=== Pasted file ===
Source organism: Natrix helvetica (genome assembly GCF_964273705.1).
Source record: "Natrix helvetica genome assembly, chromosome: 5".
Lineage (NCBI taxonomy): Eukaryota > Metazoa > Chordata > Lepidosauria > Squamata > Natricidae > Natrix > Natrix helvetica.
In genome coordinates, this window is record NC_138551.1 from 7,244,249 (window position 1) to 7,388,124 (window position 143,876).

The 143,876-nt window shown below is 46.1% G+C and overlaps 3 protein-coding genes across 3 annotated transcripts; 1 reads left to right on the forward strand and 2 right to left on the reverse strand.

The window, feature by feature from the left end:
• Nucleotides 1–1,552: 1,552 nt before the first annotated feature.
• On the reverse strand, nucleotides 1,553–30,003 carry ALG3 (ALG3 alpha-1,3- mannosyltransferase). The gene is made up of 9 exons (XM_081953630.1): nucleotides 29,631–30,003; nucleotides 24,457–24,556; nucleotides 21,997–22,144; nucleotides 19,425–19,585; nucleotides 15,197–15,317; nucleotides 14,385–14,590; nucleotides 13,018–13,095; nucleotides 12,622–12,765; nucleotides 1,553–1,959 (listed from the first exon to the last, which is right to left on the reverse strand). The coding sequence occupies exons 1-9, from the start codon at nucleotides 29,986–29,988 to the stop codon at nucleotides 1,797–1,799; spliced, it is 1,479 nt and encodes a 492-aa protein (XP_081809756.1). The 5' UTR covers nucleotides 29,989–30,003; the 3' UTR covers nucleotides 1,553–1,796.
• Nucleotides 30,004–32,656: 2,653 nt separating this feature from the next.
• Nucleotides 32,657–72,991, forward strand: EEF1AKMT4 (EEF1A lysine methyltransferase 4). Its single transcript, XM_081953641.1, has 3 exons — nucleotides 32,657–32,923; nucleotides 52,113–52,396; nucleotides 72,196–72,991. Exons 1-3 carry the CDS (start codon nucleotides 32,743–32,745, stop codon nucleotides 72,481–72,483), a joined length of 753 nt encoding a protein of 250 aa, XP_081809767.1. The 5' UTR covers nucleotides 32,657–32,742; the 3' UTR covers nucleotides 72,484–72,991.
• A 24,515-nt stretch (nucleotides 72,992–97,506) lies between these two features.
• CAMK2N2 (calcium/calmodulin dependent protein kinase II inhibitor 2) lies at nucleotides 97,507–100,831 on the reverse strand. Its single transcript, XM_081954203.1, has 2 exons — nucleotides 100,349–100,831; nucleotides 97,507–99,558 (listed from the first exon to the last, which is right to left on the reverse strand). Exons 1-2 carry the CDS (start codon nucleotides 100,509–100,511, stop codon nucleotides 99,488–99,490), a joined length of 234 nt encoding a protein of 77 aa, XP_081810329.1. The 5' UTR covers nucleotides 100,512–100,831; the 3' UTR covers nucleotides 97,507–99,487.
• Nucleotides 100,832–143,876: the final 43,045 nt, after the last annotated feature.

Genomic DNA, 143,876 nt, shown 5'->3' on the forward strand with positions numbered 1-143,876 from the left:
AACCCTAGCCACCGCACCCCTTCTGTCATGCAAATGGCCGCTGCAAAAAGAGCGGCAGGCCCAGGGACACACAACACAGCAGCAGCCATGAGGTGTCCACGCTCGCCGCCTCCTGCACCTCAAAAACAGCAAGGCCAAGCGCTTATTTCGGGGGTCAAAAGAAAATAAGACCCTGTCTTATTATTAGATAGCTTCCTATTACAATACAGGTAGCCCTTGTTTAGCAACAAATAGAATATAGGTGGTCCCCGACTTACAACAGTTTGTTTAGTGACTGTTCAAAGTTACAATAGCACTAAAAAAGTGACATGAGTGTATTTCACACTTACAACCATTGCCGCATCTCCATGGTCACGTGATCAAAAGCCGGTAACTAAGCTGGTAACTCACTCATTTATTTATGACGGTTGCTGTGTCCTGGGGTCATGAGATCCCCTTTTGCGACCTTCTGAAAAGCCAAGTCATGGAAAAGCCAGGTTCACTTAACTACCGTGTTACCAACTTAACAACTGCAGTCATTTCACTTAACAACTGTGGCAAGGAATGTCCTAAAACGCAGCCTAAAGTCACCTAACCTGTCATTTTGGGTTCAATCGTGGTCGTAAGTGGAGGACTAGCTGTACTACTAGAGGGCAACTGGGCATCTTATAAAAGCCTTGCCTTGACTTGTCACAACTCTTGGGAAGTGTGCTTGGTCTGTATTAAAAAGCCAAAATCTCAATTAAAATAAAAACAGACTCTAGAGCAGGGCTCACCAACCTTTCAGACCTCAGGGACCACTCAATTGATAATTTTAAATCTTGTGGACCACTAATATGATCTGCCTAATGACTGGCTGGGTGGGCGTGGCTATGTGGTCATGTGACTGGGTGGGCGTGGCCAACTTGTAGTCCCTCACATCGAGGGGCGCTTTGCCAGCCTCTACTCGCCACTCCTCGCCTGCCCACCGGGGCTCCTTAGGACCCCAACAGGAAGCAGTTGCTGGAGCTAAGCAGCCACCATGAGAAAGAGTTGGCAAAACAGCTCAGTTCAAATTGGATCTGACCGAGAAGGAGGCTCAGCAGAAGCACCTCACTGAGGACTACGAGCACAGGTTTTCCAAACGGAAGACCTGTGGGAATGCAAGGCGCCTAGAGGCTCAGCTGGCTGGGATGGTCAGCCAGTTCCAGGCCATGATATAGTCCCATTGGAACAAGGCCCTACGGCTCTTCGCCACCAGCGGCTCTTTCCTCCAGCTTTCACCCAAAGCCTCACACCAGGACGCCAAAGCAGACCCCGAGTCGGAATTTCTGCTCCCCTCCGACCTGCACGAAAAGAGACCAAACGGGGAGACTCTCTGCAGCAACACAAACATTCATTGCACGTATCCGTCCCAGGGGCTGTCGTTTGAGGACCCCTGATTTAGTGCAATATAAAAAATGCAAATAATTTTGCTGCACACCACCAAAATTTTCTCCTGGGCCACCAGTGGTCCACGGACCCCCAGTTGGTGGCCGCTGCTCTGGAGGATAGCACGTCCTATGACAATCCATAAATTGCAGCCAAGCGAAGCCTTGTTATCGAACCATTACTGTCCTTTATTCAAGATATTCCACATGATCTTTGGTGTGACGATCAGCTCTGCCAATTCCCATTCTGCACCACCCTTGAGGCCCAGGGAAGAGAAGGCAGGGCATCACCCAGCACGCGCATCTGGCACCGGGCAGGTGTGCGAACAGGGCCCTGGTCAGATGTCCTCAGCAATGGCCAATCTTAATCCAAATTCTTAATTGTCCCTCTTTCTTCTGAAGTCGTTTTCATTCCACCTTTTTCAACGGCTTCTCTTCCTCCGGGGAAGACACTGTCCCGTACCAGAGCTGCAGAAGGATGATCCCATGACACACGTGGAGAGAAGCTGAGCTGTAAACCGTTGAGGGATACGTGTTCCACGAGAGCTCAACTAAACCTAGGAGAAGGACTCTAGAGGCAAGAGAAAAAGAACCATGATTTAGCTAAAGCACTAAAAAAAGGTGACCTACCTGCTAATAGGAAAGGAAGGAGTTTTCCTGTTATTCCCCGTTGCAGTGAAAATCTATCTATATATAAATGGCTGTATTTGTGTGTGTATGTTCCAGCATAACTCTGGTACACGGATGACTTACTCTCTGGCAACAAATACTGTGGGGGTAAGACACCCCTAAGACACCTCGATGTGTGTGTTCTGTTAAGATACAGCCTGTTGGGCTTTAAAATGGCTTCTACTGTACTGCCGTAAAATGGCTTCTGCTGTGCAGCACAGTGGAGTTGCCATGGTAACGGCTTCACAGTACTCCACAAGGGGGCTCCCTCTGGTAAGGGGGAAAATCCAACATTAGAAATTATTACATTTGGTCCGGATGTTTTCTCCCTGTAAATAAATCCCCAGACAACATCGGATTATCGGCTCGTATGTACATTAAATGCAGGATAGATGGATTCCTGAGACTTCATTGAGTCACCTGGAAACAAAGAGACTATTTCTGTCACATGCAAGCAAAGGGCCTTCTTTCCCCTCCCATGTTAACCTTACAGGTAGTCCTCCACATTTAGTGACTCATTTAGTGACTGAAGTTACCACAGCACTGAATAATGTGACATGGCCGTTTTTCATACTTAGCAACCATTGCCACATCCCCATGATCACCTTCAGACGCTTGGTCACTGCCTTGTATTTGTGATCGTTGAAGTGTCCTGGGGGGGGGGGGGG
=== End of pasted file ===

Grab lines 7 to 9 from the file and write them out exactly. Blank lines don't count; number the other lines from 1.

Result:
• Nucleotides 1–1,552: 1,552 nt before the first annotated feature.
• On the reverse strand, nucleotides 1,553–30,003 carry ALG3 (ALG3 alpha-1,3- mannosyltransferase). The gene is made up of 9 exons (XM_081953630.1): nucleotides 29,631–30,003; nucleotides 24,457–24,556; nucleotides 21,997–22,144; nucleotides 19,425–19,585; nucleotides 15,197–15,317; nucleotides 14,385–14,590; nucleotides 13,018–13,095; nucleotides 12,622–12,765; nucleotides 1,553–1,959 (listed from the first exon to the last, which is right to left on the reverse strand). The coding sequence occupies exons 1-9, from the start codon at nucleotides 29,986–29,988 to the stop codon at nucleotides 1,797–1,799; spliced, it is 1,479 nt and encodes a 492-aa protein (XP_081809756.1). The 5' UTR covers nucleotides 29,989–30,003; the 3' UTR covers nucleotides 1,553–1,796.
• Nucleotides 30,004–32,656: 2,653 nt separating this feature from the next.